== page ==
Maybe your partner knows his body pretty well now, and can time when he’ll ejaculate to a T (few men can actually do this, but for argument’s sake, we’ll say yours can). The issue is that, even when partners use this method perfectly, there is still a four percent failure rate. Perhaps that sounds low, until you consider the fact that if you A) want to use that method every single time and B) plan on having sex more than 100 times in your life, well…accidental pregnancy becomes a real risk for you. In the words of Roz from Frasier when she became accidentally pregnant and noted that birth control isn’t effective 100 out of 100 times: “I can’t beat those odds.”
He probably doesn’t know his history
“I’m fine.” “I’m clean.” “I’ve been careful.” “I would never put you at risk.” These are some things a man might say when he wants to get out of using a condom and instead use the pull-out method. That’s a beautiful sentiment that means absolutely nothing without the paperwork (i.e. clean and recent test results) to back it up. And it turns out that most men do not have that paperwork. Research finds that the majority of sexually active men have never been tested. Never. Non-Hispanic white men are some of the worst offenders in this group. So next time your partner says, “I’m clean,” know that, statistically speaking, he may have no idea whether or not that’s true.
He could be lying
You’d like to think that nobody would knowingly put you at risk of getting an STD. But then again, you have to ask yourself: do you think that every person you’ve met was a good person? Do you believe people are mostly honest? Perhaps it isn’t very optimistic to say that no, most people aren’t honest. But don’t let blind optimism land you with an STD. The fact is that one survey of several thousand individuals found that the majority of men would lie about having an STD to a sexual partner. So, between the high percentage of men who don’t know their sexual health and those who do but won’t tell the truth about it, the pull-out method is looking pretty dangerous.
Your ovulation app isn’t much help
Some couples believe they can successfully use the pull-out method because they track the woman’s ovulation, meaning they know when she is the least and most fertile. They try to avoid intercourse during her most fertile days and instead, opt to schedule it on her least fertile days. To track this, many women use ovulation tracking apps, which are meant to predict when a woman is fertile. Here’s the issue with that: doctors say that these are extremely inaccurate. How inaccurate? Well, they’re only right about 21 percent of the time. Whoa. So they’re wrong…most of the time. Unless you use an actual ovulation kit to test ovulation, you should not justify using the pull-out method because you “know when you’re fertile.”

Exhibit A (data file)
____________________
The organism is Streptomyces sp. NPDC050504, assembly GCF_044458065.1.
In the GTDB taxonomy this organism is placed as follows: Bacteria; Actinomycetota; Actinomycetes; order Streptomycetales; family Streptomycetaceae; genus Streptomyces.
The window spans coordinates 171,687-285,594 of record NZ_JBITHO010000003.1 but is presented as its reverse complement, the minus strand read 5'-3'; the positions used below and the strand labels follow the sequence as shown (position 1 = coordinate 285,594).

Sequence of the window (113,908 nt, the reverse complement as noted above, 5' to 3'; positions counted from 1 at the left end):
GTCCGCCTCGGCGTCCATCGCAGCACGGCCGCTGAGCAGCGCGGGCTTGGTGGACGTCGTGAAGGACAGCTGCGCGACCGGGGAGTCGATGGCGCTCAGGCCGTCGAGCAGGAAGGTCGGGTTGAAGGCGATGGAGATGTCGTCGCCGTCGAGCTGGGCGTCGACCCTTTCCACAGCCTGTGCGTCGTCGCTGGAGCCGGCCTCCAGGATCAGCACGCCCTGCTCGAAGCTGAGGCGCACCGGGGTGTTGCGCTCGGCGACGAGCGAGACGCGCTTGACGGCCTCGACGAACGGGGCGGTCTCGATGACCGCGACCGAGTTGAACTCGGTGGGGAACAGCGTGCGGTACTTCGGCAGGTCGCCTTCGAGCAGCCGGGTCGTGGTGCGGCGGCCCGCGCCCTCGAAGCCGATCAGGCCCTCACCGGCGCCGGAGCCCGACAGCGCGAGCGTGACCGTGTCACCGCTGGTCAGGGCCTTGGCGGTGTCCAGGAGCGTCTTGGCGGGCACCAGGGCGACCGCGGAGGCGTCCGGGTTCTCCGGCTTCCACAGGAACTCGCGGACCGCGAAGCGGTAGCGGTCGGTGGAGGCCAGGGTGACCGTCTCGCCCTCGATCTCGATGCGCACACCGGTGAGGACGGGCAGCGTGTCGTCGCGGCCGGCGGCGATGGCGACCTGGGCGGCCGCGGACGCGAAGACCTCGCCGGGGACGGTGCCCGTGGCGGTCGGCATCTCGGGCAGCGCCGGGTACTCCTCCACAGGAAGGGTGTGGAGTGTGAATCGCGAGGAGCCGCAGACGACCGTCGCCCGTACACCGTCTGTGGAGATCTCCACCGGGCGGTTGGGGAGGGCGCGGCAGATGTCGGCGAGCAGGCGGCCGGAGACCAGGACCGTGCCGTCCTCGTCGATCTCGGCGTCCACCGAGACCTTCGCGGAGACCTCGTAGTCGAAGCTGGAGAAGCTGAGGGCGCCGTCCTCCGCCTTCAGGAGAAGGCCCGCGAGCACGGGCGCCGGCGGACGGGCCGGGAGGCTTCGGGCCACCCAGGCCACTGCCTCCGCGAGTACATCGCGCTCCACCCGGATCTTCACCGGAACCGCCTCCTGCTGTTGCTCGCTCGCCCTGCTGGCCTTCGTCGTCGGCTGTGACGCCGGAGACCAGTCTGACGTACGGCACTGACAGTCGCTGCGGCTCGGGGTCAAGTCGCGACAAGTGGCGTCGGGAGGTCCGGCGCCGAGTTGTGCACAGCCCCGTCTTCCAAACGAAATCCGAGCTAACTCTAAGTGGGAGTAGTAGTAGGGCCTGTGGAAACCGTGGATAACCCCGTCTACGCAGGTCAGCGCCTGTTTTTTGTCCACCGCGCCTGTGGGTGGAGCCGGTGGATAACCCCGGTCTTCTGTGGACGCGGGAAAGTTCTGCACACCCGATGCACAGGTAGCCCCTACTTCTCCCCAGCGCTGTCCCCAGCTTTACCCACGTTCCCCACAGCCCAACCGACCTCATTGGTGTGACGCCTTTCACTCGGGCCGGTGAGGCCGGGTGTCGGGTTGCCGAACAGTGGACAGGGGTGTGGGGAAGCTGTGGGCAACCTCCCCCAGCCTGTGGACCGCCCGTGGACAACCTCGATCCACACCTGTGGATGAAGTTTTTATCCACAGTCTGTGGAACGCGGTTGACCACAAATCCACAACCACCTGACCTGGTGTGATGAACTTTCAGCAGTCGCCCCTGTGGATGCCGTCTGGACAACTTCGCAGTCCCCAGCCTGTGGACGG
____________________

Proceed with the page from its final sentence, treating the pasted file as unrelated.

Don’t let birth control scare you
Going back to the idea of holistic medicine, perhaps you’re afraid of using the pill because of the potential side effects. It is of course important to speak to your doctor about the right pill for your body and to be aware of the risks. But know that the most common side effects experienced are non-life-threatening, like bloating and spotting, and even these typically go away within two to three months of taking the pill. And while the IUD can have side effects as well, and some companies have recently been wrapped up in lawsuits surrounding their products, these are also rare, and often mild. With any of these side effects, it’s worth asking yourself what will disrupt your life more: these uncommon reactions or an unplanned pregnancy.
Or, an STD.
You can get birth control and he will use it
Perhaps some of your reasoning behind using the pull-out method is financial. There are fears that the pill or condoms get pricey. But, we can eliminate that misunderstanding right now. Planned Parenthood is a wonderful resource for this. If you don’t live near one, use the CDC’s directory to find your local health department that can likely get you a free or very low-cost birth control prescription. As for fear that men will reject you if you want them to use a condom, may we suggest you reject them? Any man who pressures you to put your health at risk doesn’t deserve your time, let alone to engage in a sexual act with you. Furthermore, most men will choose sex with a condom over no sex at all. Call their bluff and it will quickly fall apart.